Metallic silver cannot be washed away with polar solvents like water, antifreeze, Directory:Acetone as a Fuel Additive or alcohols. This means that Silver Series is immune to antifreeze. This has saved my customers a lot of money. Leaking head gaskets usually trash the engine.
Oil change intervals are much longer. The oil change interval depends upon how dirty the combustion is in the engine and how much blow by gets into the oil but long term field tests show oil drain intervals increased about 3 times that of old technology oils.
Recommended change intervals are around 10,000 miles in gasoline engines. Big diesels are much longer.
Silver Series is the only oil on the market that pays for itself without causing other problems. Some of the new " higher performing" oils improve fuel economy by sacrificing bearing life.
The silver chemistry is immune to oil dilution by antifreeze. This turned out to be important for a number of customers who had leaks from the coolant system into the oil. This normally results in a trashed engine but it has not with Silver Series customers.
Over the years we have gotten feedback from customers that Silver Series makes engines, transmissions, and differentials quiet. A major transmission manufacturer found the same thing but this was just casual observation by an engineer. Finally we measured the sound produced in a commercial transmission with factory fill lubricant then again with Silver Series in the transmission. The sound with silver was attenuated in the 1000 Hz to 5000 Hz region. This is the center of the human hearing range. The absolute sound level was changed by a small amount. Silver does not pass sound at the same frequency as steel so sound is being reflected at surfaces where silver has deposited. This effect was predicted long ago based on quantum mechanical considerations but not reported until now. It is true that Silver Series lubricants can make mechanical devices appear to be quieter since the sound is attenuated in the most sensitive region of human hearing. The effect can be quit striking in a big noisy diesel engine.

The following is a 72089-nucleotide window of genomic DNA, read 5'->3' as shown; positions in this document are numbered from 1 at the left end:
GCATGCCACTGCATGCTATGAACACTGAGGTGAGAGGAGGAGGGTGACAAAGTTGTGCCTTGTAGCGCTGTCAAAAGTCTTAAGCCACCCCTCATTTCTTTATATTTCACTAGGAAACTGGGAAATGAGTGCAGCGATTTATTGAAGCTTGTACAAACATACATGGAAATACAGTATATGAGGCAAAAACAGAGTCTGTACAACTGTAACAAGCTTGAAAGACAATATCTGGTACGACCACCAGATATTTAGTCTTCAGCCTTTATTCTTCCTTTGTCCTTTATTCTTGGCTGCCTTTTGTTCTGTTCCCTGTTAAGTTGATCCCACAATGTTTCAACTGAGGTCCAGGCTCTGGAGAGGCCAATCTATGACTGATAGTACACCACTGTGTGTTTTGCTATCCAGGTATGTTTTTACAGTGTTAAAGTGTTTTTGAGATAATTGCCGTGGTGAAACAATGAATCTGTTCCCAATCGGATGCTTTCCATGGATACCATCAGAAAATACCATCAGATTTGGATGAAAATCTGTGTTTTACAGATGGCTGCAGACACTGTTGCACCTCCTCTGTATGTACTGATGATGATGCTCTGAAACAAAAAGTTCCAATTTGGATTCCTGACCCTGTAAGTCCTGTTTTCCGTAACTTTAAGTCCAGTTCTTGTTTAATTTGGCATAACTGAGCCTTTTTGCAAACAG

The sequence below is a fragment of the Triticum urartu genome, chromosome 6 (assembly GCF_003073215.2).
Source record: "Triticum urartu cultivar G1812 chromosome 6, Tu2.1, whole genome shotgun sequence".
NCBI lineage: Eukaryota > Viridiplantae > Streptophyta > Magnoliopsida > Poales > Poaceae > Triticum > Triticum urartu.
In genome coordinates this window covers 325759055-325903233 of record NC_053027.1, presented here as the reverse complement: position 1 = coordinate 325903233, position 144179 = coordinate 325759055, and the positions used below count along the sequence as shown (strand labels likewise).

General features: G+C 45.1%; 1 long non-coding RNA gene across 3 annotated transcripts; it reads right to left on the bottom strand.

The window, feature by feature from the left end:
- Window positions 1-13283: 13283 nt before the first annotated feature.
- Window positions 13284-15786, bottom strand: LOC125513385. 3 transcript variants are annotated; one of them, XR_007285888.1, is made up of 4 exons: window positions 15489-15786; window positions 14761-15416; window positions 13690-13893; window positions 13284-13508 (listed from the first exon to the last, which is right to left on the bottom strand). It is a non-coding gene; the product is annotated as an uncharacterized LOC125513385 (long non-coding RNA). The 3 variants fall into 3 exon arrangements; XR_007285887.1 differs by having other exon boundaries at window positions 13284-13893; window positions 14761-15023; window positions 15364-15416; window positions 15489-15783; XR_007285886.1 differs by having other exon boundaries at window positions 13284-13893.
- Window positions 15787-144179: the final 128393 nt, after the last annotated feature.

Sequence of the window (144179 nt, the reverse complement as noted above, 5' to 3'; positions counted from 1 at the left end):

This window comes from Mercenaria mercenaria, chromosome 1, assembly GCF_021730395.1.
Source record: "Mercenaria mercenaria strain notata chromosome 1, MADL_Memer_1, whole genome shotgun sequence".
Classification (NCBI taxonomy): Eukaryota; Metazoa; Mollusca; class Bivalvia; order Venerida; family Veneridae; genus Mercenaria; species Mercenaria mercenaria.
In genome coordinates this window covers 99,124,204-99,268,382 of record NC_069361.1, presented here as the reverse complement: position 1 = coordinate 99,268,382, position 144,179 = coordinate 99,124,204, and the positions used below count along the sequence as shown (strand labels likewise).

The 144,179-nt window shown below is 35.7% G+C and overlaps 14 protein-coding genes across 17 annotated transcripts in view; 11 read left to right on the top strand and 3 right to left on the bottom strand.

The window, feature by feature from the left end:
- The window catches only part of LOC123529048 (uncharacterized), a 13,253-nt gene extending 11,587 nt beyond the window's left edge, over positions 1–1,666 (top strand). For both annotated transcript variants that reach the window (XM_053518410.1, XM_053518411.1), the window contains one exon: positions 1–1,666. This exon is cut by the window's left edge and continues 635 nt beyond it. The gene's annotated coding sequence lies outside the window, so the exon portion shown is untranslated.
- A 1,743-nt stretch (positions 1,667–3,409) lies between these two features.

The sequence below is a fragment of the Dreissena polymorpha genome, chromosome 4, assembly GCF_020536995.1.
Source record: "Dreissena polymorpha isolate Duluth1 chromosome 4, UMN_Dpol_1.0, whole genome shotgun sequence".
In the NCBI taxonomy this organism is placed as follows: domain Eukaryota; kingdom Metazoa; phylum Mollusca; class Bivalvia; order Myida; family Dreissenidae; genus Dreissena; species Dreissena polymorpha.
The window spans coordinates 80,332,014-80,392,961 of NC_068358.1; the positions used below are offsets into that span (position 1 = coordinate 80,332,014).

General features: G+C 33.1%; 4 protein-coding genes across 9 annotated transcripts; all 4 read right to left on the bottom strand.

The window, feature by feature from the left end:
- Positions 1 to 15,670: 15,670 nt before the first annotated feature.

Silver Series contains no toxic components. The amount of silver is small. If swallowed it would do the same thing as mineral oil. It will be a powerful laxative.
The EPA agreed to disposal in the same system as standards lubricants. I agreed not to sell Silver Series into marine uses. Silver is toxic to bacteria that live in lakes and streams.
Since Silver Series contain no phosphorous or zinc, using them can result in reactivation of catalytic converters. A number of long term tests reproduce the results seen in a 5 L Ford in Arizona. Silver is a high-temperature carbon-burning catalyst, so diesels run cleaner.
One quality of silver that has made it very popular with mechanical engineers, is its high temperature capability. Some aerospace research reports silver on steel systems operating in the 600 C range. This is red-heat range. Field data and internal research data indicate that the silver-based lubricants have a high temperature capability far above the melting point of aluminum and bearing materials.
No one knows the upper temperature limit of Silver Series. The seals melt and the aluminum in pistons melt before the upper temperature limit is reached.
In journal bearing applications, the thermal conductivity of the bearing shell material is a very important property. The reason for this is heat generated during rapid loading (combustion pulse) in the lubricant must be transferred to the bearing rapidly to prevent oil film collapse. Silver has both high density and extremely high thermal conductivity, so it is one of the best materials available for journal bearings.
Placing a very thin layer of a noble metal between two steel surface prevents transfer of metal from one surface to the other. This is very important during break-in or run-in. Initially, new machined surfaces are very rough. The break-in process finishes the machining process. With silver in the system during break-in, surfaces are forced to run-in by plastic deformation rather than by removal of material. The result is that steel surfaces run in using silver-based lubricants are extremely smooth. Little metal transfer occurs. This is important, since the potential of atomically smooth working surfaces is within practical reach for the first time. Surface filling of low areas on working surfaces occurs as well. This is observed if a section of the working surface is cut out and placed in a surface mapping instrument. Micro voids in the metal are filled with silver, resulting in a very flat surface. This filling of surface defects will prevent further degradation of the surface. This micro repair occurs at the micron and smaller range, so it is not apparent with conventional methods, such as a light microscope. Silver is the same color as steel to the eye. The silver on a steel surface is detectable using very simple surface friction studies. Friction is extremely sensitive to surface chemistry.